* Olivia de Havilland as Melanie Hamilton
* Hattie McDaniel as Mammy
* Oscar Polk as Pork
* Butterfly McQueen as Prissy
* George Reeves as Stuart Tarleton (miscredited as Brent Tarleton)
* Fred Crane as Brent Tarleton (miscredited as Stuart Tarleton)
* Thomas Mitchell as Gerald O'Hara
* Barbara O'Neil as Ellen O'Hara
* Evelyn Keyes as Suellen O'Hara
* Ann Rutherford as Carreen O'Hara
* Howard Hickman as John Wilkes
* Alicia Rhett as India Wilkes
* Rand Brooks as Charles Hamilton
* Carroll Nye as Frank Kennedy
* Victor Jory as Jonas Wilkerson
* Everett Brown as Big Sam
*Harry Davenport as Dr Meade
*Cammie King as Bonnie blue Butler
*Cliff Edwards as Reminiscent Soldier

Music

*Overture - MGM Studio and orchestra
*Main Title - MGM Studio and orchestra Chorus
*Maryland my Maryland - MGM Studio and Orchestra
*Irish Washerwoman - Dances claps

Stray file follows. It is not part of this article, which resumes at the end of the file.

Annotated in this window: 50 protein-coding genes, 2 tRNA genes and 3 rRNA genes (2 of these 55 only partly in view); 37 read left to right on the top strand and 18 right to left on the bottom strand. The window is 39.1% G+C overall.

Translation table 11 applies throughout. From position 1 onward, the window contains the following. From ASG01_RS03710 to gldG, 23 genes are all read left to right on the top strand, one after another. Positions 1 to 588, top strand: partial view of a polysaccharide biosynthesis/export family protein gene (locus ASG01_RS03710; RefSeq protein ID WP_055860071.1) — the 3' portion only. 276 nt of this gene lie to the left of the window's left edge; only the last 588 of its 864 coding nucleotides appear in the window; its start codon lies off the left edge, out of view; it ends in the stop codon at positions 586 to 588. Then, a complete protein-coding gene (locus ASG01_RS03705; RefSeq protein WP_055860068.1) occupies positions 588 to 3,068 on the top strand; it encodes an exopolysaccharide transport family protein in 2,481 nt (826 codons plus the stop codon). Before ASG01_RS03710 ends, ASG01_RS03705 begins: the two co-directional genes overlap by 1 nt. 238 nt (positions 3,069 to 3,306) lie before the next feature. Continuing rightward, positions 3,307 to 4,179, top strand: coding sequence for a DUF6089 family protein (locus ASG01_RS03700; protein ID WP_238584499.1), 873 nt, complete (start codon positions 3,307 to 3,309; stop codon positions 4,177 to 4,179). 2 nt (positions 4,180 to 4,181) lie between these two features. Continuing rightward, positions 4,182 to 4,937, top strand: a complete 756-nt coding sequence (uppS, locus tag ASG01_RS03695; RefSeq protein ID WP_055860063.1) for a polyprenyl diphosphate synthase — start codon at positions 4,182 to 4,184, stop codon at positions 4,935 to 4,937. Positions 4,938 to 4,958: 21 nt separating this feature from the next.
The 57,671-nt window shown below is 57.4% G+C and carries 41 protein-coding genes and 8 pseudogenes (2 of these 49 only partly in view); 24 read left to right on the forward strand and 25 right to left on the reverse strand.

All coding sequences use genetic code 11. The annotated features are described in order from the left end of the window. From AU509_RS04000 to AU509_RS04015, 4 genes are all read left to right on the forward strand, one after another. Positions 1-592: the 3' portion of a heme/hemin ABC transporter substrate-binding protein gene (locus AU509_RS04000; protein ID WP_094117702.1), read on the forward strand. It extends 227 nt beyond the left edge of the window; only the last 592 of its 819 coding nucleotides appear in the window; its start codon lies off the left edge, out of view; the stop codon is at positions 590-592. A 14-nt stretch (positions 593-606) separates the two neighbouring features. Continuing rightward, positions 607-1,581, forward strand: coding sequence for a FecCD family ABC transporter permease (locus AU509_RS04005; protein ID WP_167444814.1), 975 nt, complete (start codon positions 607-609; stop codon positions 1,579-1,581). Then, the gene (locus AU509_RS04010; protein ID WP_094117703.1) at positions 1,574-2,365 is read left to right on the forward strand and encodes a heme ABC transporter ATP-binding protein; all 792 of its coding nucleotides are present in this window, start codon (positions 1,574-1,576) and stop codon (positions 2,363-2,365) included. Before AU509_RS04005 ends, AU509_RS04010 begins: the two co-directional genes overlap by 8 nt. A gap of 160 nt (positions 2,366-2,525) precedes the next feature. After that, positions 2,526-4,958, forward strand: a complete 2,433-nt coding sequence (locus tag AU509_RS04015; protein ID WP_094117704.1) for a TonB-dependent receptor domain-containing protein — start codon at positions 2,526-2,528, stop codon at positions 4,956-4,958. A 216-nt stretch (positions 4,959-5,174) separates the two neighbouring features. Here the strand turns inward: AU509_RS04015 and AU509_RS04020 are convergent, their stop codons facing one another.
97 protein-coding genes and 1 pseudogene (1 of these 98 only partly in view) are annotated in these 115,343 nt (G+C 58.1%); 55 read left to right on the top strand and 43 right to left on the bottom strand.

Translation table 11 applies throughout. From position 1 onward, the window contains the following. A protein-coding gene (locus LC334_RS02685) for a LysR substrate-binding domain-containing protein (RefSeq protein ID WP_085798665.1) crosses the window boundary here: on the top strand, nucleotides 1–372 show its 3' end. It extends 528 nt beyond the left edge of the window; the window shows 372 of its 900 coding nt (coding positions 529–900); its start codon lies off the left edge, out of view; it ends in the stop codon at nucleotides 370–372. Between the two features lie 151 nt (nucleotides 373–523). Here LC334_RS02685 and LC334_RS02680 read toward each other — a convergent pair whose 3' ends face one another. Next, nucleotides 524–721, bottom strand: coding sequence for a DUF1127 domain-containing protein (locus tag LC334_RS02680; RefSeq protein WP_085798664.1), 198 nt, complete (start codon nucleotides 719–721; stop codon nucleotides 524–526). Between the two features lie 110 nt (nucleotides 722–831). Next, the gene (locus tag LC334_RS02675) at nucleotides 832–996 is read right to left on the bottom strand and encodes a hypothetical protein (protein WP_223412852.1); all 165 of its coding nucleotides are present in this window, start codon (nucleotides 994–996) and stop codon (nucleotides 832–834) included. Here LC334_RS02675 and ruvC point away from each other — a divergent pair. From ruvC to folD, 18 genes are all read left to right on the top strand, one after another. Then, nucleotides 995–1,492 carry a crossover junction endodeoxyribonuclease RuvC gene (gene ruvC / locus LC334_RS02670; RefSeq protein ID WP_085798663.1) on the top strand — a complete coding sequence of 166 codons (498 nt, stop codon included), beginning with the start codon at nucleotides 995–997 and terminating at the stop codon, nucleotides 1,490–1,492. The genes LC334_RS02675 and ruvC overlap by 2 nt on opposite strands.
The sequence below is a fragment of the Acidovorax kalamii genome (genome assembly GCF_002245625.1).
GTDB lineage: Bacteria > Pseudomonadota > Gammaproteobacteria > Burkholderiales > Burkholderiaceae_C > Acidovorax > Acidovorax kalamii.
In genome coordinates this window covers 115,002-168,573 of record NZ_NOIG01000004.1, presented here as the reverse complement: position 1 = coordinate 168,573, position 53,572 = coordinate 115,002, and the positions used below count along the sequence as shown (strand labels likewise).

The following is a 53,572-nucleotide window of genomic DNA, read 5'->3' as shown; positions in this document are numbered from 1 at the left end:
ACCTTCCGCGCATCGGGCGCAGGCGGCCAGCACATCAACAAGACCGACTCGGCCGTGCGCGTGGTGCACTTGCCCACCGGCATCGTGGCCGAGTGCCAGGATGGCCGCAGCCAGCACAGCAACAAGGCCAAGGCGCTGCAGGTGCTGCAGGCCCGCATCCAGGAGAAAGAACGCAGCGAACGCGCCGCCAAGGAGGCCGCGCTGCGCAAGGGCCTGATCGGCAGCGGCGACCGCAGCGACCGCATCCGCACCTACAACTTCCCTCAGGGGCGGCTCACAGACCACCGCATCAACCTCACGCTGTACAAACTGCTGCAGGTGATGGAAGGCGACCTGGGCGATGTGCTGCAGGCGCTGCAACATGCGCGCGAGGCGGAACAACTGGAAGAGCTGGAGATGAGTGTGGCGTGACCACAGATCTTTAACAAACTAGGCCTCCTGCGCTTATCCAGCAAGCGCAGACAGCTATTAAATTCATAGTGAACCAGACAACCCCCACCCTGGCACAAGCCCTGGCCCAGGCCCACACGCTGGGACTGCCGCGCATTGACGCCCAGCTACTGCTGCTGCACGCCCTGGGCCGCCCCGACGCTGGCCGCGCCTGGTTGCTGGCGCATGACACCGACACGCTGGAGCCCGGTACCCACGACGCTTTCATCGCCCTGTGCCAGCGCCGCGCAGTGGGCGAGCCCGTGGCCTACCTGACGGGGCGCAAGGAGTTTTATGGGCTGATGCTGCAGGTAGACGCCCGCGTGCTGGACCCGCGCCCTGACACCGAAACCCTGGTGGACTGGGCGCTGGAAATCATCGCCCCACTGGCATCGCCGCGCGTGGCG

*Garryowen - Dances falling in love
*My Old Kentucky Home - Butterfly McQueen
*Intermission - MGM Studio and Orchestra
*Entr'acte - MGM Studio and orchestra
*Marching Through Georgia - Man's Opera singer
*Lady's good dancers - MGM Studio and Orchestra
*Bridal Chorus - MGM Studio and Orchestra Chorus
*Scarlett's baby named Bonnie - MGM Studio and orchestra Chorus
*For He's a Jolly good Fellow - Guest singers at the party
*Ben Bolt (Oh Don't You Remember) - Vivien Leigh
*London Bridge is Falling Down - MGM Studio and Orchestra (Children Songs)
*Death of Bonnie - MGM studio and Orchestra
*Death of Melanie - MGM Studio and orchestra Chorus
*Finale - MGM Studio and orchestra Chorus